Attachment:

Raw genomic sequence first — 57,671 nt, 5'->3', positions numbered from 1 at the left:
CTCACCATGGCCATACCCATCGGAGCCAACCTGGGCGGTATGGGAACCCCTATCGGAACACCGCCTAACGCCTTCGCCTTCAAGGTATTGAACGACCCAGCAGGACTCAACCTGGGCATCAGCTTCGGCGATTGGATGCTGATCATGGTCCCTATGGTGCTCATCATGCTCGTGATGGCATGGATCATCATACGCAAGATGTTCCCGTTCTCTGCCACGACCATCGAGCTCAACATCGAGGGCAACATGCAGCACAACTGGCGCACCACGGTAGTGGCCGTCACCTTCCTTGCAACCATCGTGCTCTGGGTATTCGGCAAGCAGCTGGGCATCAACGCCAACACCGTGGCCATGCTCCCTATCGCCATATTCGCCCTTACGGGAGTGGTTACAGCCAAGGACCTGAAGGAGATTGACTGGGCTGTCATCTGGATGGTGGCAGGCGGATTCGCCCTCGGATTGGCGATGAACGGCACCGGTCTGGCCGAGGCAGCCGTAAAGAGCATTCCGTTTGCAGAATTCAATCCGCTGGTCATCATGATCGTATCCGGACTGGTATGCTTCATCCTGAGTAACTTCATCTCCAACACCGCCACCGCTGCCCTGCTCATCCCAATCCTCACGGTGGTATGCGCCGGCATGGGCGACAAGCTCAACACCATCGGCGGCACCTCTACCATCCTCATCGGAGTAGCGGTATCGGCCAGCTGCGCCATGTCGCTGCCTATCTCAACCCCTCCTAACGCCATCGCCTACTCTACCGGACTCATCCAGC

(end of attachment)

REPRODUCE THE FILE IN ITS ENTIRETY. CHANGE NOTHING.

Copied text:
Raw genomic sequence first — 57,671 nt, 5'->3', positions numbered from 1 at the left:
CTCACCATGGCCATACCCATCGGAGCCAACCTGGGCGGTATGGGAACCCCTATCGGAACACCGCCTAACGCCTTCGCCTTCAAGGTATTGAACGACCCAGCAGGACTCAACCTGGGCATCAGCTTCGGCGATTGGATGCTGATCATGGTCCCTATGGTGCTCATCATGCTCGTGATGGCATGGATCATCATACGCAAGATGTTCCCGTTCTCTGCCACGACCATCGAGCTCAACATCGAGGGCAACATGCAGCACAACTGGCGCACCACGGTAGTGGCCGTCACCTTCCTTGCAACCATCGTGCTCTGGGTATTCGGCAAGCAGCTGGGCATCAACGCCAACACCGTGGCCATGCTCCCTATCGCCATATTCGCCCTTACGGGAGTGGTTACAGCCAAGGACCTGAAGGAGATTGACTGGGCTGTCATCTGGATGGTGGCAGGCGGATTCGCCCTCGGATTGGCGATGAACGGCACCGGTCTGGCCGAGGCAGCCGTAAAGAGCATTCCGTTTGCAGAATTCAATCCGCTGGTCATCATGATCGTATCCGGACTGGTATGCTTCATCCTGAGTAACTTCATCTCCAACACCGCCACCGCTGCCCTGCTCATCCCAATCCTCACGGTGGTATGCGCCGGCATGGGCGACAAGCTCAACACCATCGGCGGCACCTCTACCATCCTCATCGGAGTAGCGGTATCGGCCAGCTGCGCCATGTCGCTGCCTATCTCAACCCCTCCTAACGCCATCGCCTACTCTACCGGACTCATCCAGC